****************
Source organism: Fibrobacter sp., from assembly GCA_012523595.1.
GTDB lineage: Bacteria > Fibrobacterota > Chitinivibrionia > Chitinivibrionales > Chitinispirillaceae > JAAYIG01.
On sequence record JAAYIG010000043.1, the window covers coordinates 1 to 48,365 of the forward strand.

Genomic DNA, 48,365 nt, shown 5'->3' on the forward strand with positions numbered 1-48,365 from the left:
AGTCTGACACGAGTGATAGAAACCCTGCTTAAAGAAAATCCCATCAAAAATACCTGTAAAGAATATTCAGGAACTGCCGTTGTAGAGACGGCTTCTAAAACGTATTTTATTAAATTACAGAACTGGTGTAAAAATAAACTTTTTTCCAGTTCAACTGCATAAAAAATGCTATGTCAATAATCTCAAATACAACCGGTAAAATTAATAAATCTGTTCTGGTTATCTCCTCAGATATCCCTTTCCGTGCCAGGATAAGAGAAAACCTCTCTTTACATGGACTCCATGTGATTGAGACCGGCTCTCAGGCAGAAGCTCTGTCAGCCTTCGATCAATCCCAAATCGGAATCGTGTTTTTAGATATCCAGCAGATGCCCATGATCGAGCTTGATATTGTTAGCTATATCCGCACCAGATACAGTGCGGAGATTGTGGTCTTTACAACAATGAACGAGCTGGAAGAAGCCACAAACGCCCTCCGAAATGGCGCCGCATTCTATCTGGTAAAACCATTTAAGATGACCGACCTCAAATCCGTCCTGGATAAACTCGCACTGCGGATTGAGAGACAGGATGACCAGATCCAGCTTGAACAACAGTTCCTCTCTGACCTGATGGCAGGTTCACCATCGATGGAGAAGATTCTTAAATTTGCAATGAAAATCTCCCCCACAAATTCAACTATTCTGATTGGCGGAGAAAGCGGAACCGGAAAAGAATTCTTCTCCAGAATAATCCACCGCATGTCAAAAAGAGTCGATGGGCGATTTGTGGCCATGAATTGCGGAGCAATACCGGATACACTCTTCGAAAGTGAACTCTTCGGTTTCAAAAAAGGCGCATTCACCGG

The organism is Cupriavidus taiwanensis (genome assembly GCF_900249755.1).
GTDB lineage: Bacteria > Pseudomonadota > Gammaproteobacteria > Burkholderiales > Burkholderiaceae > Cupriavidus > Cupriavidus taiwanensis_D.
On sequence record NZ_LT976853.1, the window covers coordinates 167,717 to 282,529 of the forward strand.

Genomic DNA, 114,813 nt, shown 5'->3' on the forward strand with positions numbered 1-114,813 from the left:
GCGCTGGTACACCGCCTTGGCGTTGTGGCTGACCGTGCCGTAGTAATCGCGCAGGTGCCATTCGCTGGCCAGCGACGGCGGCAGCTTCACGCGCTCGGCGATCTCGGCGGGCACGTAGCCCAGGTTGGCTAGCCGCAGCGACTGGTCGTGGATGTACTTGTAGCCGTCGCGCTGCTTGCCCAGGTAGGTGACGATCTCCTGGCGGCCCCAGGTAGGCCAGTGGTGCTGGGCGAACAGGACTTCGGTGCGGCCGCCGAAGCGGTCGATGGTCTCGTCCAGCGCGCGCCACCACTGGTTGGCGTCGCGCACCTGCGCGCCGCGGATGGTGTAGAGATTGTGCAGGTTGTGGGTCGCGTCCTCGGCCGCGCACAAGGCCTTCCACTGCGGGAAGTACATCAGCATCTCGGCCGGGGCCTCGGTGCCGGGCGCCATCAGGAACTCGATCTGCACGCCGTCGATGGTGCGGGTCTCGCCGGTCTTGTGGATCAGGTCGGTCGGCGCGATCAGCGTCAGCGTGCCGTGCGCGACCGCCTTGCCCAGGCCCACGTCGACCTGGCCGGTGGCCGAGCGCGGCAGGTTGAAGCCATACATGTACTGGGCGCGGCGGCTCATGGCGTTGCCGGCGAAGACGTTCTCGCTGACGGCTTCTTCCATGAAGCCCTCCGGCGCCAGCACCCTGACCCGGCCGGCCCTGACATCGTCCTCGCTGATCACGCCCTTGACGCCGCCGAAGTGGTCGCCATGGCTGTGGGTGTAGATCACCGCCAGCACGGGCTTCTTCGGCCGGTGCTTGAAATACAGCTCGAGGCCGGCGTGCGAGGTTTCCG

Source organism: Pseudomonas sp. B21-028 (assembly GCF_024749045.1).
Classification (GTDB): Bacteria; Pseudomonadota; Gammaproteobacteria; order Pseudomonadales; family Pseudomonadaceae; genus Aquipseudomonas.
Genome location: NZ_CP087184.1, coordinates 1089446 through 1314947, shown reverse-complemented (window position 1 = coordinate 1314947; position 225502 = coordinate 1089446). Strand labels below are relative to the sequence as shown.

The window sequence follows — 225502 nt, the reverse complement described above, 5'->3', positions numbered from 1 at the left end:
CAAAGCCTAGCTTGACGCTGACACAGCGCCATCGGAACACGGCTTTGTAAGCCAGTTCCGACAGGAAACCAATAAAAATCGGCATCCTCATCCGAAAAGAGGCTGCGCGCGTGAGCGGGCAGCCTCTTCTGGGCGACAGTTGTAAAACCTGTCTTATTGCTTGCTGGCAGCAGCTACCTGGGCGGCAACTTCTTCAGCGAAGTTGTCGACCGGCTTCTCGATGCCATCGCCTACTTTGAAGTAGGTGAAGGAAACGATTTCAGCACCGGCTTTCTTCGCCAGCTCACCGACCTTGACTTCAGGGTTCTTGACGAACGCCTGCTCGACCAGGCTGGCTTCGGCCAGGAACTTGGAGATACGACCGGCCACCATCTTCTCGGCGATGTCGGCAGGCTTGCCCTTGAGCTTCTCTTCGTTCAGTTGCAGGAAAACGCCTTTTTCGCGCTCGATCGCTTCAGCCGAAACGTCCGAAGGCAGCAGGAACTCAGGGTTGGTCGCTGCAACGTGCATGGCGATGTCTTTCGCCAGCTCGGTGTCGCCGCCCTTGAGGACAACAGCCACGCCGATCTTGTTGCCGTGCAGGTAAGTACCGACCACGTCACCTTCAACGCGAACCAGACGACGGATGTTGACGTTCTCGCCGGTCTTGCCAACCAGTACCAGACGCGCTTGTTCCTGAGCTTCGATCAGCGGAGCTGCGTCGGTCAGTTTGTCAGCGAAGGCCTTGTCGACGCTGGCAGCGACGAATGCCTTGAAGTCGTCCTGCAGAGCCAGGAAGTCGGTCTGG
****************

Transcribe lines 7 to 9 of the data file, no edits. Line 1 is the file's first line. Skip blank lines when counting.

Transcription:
GTDB lineage: Bacteria > Pseudomonadota > Gammaproteobacteria > Burkholderiales > Burkholderiaceae > Cupriavidus > Cupriavidus taiwanensis_D.
On sequence record NZ_LT976853.1, the window covers coordinates 167,717 to 282,529 of the forward strand.

Genomic DNA, 114,813 nt, shown 5'->3' on the forward strand with positions numbered 1-114,813 from the left: